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Review: The Phoenix Theatre Company Presents THE COLOR PURPLE in A Masterpiece Of Transcendent Theatre

The production, starring Andrea Fleming, runs through May 1st in The Phoenix Theatre Company’s Hormel Theatre.

Review: The Phoenix Theatre Company Presents THE COLOR PURPLE in A Masterpiece Of Transcendent Theatre

To understand THE COLOR PURPLE, in all its adaptations from book to film to stage, one must connect, not solely with the history of African-Americans, but also with the divinely inspired message of its author. When asked in a 2015 Huffington Post interview about her Pulitzer Prize-winning novel, Alice Walker responded as follows:

"What I would like people to understand when they read The Color Purple, is that there are all these terrible things that can actually happen to us, and yet life is so incredibly magical and abundant and present that we can still be very happy... that the beauty of nature is what reminds us of what is divine, I mean, that we're already in heaven, really. It's just that we haven't noticed it, and we've been diverted by people who want us to believe whatever it is they are basically selling us. But if you pass by the color purple in a field and you don't even notice it, why should you even be here on the planet? I mean, you should notice what is here, because it is wonderful and amazing and loves you back by its beauty and by its fragrance or however it can love you back."

"I want it to stand as an expression of the possibility of our absolute freedom. And especially our spiritual freedom. Because until the spirit is free it's very hard to free any other part. And we desperately need to be freed from so many shackles."

Walker's intention is echoed in Shug Avery's conversation with Celie, whose twenty-five-year journey to self-realization and empowerment, is chronicled in the musical: "It pisses God off if you walk by the color purple in a field somewhere and don't notice it."

Inspired by the novel, Marsha Norman ('night, Mother, The Secret Garden, The Bridges of Madison County) wrote the book for the award-winning play, with music and lyrics by Stephen Bray, Allee Wills and Brenda Russell.

Norman's musical captures the essence of Walker's vision, and, in The Phoenix Theatre Company's current production of THE COLOR PURPLE, director Daryl Brooks has crafted a masterpiece of transcendent theatre that embodies all the pain and spirit of a Gospel-sustained and resilient community and one of its children.

Set with Douglas Clarke's backdrop of textured drapes and rustic platforms and Ashton Corey's radiant lighting, an amazing ensemble of nineteen actors populates the rural Georgia community where Celie's journey unwinds over the course of thirty-five years. Kevin White's six-man orchestra is outstanding, complementing the rich and rhythmic call-and-response of the ensemble and providing the beat to Rueben D. Echoles's muscular choreography.

At the center of the ensemble is Andrea Fleming whose portrayal of Celie rises to that of a dazzling bravura performance. She is magnificent in the role, measuring the evolution of her character and her voice until, in the moment of her jubilant self-affirmation (I'm Here), her powerhouse vocals rise heavenward and lift the audience off their seats.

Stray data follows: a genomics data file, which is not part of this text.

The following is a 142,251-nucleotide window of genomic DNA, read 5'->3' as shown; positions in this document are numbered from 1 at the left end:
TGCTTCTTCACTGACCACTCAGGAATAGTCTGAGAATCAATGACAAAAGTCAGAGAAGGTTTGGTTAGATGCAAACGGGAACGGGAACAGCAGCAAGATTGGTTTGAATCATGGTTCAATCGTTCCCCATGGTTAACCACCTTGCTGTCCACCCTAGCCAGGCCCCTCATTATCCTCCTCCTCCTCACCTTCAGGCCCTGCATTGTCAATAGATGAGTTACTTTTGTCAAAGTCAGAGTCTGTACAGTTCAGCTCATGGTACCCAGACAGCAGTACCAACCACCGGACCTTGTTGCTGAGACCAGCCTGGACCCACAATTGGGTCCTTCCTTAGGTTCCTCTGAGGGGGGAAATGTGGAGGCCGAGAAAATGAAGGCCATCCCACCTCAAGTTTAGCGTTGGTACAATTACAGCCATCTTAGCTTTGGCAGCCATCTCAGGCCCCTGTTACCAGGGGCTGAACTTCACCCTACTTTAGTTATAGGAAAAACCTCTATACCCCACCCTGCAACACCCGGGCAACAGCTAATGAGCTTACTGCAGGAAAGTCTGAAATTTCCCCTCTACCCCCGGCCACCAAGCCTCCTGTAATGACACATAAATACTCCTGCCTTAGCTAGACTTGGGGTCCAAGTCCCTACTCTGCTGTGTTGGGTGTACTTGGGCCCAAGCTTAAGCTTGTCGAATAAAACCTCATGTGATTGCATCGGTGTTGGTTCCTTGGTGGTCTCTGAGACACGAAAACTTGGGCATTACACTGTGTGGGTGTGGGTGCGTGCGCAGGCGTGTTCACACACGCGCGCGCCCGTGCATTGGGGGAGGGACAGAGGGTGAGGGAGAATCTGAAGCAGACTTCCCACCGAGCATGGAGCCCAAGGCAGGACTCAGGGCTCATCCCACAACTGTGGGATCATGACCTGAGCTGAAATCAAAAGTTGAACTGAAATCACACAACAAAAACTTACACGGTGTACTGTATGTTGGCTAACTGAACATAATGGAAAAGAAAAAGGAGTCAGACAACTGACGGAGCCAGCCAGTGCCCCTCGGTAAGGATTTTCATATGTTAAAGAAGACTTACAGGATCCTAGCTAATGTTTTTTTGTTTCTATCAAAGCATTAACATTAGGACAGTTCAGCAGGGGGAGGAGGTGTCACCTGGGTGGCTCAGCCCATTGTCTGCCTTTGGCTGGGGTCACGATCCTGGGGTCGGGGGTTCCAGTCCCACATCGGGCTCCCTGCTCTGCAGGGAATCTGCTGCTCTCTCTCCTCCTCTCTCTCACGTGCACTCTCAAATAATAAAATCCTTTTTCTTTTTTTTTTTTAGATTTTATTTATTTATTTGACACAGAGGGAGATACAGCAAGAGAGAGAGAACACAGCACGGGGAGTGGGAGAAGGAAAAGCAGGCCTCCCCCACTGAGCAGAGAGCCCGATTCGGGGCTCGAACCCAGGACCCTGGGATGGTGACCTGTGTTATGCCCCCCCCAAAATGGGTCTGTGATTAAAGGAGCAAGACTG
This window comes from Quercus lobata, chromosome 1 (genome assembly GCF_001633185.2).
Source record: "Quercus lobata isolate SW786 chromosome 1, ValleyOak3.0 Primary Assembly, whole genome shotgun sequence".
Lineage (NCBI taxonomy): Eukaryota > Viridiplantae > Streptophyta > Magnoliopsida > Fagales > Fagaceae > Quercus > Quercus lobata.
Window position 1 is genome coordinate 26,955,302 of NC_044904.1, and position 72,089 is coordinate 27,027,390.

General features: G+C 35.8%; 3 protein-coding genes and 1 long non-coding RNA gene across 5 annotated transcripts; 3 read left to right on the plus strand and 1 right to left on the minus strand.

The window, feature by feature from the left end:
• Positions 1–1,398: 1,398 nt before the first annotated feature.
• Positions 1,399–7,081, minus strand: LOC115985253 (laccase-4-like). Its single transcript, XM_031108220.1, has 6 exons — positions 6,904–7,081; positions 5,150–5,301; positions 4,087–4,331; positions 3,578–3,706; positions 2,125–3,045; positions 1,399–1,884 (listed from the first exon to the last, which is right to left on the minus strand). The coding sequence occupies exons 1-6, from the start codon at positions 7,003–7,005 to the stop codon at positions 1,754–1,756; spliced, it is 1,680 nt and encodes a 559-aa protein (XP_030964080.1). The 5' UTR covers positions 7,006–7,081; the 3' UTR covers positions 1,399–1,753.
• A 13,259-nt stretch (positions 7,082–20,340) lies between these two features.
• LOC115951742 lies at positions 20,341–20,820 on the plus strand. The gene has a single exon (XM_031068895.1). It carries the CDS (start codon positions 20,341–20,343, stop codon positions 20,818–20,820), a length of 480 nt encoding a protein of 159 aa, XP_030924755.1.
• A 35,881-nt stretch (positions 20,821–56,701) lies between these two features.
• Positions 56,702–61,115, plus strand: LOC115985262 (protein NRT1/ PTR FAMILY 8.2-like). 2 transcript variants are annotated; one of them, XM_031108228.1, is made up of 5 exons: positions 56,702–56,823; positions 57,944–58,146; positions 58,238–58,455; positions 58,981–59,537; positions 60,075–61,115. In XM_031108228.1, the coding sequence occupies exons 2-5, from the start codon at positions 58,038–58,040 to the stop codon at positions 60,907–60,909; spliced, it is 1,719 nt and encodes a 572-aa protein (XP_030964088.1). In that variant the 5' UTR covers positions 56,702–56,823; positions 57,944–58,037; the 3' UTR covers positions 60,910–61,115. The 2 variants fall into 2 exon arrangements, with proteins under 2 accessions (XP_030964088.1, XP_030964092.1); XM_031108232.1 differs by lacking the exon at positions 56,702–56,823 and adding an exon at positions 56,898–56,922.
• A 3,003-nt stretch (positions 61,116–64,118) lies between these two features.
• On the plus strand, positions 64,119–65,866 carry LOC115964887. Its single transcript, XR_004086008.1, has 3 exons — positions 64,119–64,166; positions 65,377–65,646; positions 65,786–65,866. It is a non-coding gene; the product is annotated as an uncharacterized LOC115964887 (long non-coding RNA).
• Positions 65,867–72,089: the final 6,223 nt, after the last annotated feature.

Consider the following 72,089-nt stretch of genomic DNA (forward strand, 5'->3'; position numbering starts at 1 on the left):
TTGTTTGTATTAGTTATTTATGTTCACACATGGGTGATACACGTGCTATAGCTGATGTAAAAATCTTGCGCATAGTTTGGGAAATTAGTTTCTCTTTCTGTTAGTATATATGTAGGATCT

As she evolves from a teenager, having borne and surrendered two babies and then been traded by her step-father (A.D. Weaver) into an abusive marriage with Mister (Noah Lee Hayes), to an independent seamstress, Fleming blossoms into a force of nature.

Review: The Phoenix Theatre Company Presents THE COLOR PURPLE in A Masterpiece Of Transcendent Theatre

In a narrative that is steeped in the essence of family, Celie's longing to be reunited with her sister Nettie (Jonice Bernard), a bond severed by time and the space of an ocean, is part of a larger story of diaspora. That story becomes manifest as the stage turns to Africa and is adorned by the resplendent hues of also-costume-designer Echoles's dashikis.

Review: The Phoenix Theatre Company Presents THE COLOR PURPLE in A Masterpiece Of Transcendent Theatre

So too do the other residents of Celie's community blossom ~ transforming over time, the lives of each interconnected with and being impacted by the other. Among them, Mister's son Harpo (Blu), his indomitable wife Sofia (Shaunice Maudlyn Alexander), and his mistress Squeak (Jari Haile).

If Ms. Fleming's force of nature has a counterpart, it is in the brilliant performance by Meka King as Shug Avery, the flamboyant one-time mistress to Mister whose endearing relationship with Celie is a portal to Celie's self-actualization.

The fact of the matter is that, for every performer listed in this review ~ indeed, for every member of this sterling company ~ mere superlatives don't suffice. This is a production of extraordinary power, vitality, and importance. Unequivocally, a must-see before it closes on May 1st.

THE COLOR PURPLE runs through May 1st in The Phoenix Theatre Company's Hormel Theatre. (Run time ~ 2 hours, 10 minutes plus 15-minute intermission)

The Phoenix Theatre Company ~ 1825 N Central Ave, Phoenix, AZ ~ www.phoenixtheatre.com ~ 602-254-2151

Photo credit to Reg Madison Photography



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From This Author - Herbert Paine

Herb Paine ~ Herb has served as Senior Contributing Editor and lead reviewer for BWW's Phoenix Metro Region since 2014. He has been acclaimed as BEST THEATRE CRITIC by PHOENIX magazin... (read more about this author)


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